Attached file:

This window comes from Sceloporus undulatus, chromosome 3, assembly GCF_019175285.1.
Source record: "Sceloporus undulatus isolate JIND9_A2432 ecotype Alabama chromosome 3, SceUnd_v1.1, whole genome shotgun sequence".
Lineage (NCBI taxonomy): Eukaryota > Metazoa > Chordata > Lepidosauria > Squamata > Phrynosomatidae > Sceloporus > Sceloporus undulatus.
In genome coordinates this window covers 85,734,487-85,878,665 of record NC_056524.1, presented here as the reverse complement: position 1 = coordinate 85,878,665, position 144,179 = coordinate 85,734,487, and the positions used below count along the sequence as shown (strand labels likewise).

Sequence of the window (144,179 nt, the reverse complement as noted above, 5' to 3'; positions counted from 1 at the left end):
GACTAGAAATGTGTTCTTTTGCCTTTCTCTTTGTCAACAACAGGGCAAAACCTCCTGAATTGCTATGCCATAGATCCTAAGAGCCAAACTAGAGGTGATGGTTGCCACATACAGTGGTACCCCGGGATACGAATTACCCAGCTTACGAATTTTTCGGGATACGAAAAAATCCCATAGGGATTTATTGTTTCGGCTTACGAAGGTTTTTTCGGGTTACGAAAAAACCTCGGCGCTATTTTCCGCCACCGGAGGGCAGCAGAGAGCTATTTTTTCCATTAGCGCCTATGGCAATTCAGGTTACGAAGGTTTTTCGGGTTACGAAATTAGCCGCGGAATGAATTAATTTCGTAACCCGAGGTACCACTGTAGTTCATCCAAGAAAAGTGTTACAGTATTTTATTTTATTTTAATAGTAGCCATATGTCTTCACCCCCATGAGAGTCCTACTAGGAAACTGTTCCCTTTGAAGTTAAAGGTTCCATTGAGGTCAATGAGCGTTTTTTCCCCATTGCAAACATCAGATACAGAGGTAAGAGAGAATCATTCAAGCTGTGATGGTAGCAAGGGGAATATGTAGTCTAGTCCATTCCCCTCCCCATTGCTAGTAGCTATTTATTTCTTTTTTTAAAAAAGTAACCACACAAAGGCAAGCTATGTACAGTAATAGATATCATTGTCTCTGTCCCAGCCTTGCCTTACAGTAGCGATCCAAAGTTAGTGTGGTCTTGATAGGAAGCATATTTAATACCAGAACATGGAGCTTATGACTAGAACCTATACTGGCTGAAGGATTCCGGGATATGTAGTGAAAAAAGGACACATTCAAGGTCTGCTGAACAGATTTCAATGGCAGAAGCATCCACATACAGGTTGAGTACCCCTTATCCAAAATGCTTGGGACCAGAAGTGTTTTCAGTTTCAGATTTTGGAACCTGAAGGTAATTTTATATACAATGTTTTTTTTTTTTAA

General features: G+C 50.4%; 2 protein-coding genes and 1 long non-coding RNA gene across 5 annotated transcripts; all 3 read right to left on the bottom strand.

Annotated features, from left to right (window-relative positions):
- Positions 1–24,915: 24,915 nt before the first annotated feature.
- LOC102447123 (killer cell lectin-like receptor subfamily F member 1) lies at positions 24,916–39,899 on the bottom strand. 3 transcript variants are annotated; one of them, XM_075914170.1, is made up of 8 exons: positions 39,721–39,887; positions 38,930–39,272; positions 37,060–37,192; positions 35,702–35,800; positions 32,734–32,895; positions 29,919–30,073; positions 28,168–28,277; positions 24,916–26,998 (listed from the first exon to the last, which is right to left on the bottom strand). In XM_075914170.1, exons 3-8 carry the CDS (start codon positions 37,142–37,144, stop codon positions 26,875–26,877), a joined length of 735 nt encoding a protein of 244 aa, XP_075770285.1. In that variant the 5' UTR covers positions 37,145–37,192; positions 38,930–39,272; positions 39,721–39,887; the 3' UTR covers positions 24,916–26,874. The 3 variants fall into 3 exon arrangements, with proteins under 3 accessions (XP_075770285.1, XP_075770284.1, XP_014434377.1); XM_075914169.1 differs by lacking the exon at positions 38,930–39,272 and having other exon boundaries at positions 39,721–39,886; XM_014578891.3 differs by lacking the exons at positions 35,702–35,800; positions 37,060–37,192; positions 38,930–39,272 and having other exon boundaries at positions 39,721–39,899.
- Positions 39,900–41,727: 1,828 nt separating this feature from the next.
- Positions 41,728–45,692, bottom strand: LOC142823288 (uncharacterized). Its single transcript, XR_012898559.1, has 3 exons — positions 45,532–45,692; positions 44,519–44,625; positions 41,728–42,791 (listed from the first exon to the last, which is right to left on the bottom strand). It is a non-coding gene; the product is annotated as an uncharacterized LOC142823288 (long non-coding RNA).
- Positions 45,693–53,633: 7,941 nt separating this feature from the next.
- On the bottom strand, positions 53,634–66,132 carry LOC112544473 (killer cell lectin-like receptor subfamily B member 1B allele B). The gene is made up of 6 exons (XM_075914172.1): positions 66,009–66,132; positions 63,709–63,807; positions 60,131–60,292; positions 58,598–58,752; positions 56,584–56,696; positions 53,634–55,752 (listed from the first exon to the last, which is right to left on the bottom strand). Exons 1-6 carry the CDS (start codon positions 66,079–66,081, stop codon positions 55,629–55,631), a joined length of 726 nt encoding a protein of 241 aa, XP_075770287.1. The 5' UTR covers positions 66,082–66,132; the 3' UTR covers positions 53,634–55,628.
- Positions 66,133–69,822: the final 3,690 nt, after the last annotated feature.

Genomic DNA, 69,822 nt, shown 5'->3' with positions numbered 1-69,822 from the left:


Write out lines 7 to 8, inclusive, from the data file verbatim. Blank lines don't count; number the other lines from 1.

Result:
General features: G+C 50.4%; 2 protein-coding genes and 1 long non-coding RNA gene across 5 annotated transcripts; all 3 read right to left on the bottom strand.

Annotated features, from left to right (window-relative positions):